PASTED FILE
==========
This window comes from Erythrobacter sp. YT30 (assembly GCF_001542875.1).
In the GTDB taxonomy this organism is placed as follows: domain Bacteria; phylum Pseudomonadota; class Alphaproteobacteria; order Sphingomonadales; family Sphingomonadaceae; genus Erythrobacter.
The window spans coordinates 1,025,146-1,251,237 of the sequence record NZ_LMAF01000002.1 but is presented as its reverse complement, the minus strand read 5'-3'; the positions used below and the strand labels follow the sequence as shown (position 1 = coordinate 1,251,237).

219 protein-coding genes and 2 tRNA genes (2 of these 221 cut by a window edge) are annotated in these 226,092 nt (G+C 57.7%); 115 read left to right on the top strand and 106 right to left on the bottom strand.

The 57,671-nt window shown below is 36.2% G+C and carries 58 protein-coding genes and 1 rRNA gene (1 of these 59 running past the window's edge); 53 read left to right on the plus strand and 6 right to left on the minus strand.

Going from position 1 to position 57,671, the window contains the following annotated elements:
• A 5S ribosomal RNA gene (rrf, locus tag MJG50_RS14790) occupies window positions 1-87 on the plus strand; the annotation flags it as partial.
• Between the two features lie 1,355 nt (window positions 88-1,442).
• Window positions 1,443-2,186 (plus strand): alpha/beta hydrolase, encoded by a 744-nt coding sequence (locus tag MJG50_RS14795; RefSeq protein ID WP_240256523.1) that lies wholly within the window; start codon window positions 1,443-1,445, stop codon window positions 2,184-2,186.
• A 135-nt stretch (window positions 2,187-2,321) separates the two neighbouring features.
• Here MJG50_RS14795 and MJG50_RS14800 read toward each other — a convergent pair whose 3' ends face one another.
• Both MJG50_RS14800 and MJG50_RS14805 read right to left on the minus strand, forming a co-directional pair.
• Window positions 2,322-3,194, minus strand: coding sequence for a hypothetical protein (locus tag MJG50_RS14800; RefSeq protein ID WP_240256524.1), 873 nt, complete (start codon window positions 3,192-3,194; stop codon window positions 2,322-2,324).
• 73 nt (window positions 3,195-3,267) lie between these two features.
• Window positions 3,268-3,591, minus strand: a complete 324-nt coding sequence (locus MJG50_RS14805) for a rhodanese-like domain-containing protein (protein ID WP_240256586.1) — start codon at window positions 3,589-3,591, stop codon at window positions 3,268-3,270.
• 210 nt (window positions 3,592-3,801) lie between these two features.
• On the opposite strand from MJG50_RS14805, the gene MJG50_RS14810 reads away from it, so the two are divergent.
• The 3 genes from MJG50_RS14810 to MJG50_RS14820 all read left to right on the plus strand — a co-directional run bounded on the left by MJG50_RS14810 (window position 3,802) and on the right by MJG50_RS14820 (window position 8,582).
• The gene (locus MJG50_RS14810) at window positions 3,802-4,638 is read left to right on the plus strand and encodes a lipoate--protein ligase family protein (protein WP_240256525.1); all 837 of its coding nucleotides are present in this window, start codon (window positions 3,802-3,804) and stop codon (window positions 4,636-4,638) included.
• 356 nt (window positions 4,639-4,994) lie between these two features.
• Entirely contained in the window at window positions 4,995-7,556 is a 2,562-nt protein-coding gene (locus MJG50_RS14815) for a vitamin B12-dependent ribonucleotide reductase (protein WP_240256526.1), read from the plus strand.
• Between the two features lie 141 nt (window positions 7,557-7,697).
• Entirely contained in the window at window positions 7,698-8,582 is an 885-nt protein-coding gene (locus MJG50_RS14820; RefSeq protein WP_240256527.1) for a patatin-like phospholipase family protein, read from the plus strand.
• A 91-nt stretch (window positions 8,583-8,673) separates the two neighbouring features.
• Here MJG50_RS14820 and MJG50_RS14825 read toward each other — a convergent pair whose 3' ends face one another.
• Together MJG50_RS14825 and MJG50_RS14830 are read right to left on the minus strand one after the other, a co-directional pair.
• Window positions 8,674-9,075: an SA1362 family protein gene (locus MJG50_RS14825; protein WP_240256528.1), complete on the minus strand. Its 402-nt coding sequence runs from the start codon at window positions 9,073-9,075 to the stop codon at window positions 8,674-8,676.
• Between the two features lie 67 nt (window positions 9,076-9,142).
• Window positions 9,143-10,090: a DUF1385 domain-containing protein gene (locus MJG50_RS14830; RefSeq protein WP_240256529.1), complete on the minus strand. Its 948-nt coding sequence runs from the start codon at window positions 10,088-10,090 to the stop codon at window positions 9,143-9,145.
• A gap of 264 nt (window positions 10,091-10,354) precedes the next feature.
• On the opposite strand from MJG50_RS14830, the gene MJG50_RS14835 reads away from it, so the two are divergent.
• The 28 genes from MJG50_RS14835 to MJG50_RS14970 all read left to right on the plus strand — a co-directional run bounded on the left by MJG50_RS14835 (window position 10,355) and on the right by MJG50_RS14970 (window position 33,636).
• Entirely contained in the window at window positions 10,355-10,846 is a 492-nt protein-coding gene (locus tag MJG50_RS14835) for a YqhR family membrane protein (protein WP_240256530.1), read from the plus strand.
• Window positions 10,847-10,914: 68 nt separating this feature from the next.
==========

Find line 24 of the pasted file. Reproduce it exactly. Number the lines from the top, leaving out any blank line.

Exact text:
• A 91-nt stretch (window positions 8,583-8,673) separates the two neighbouring features.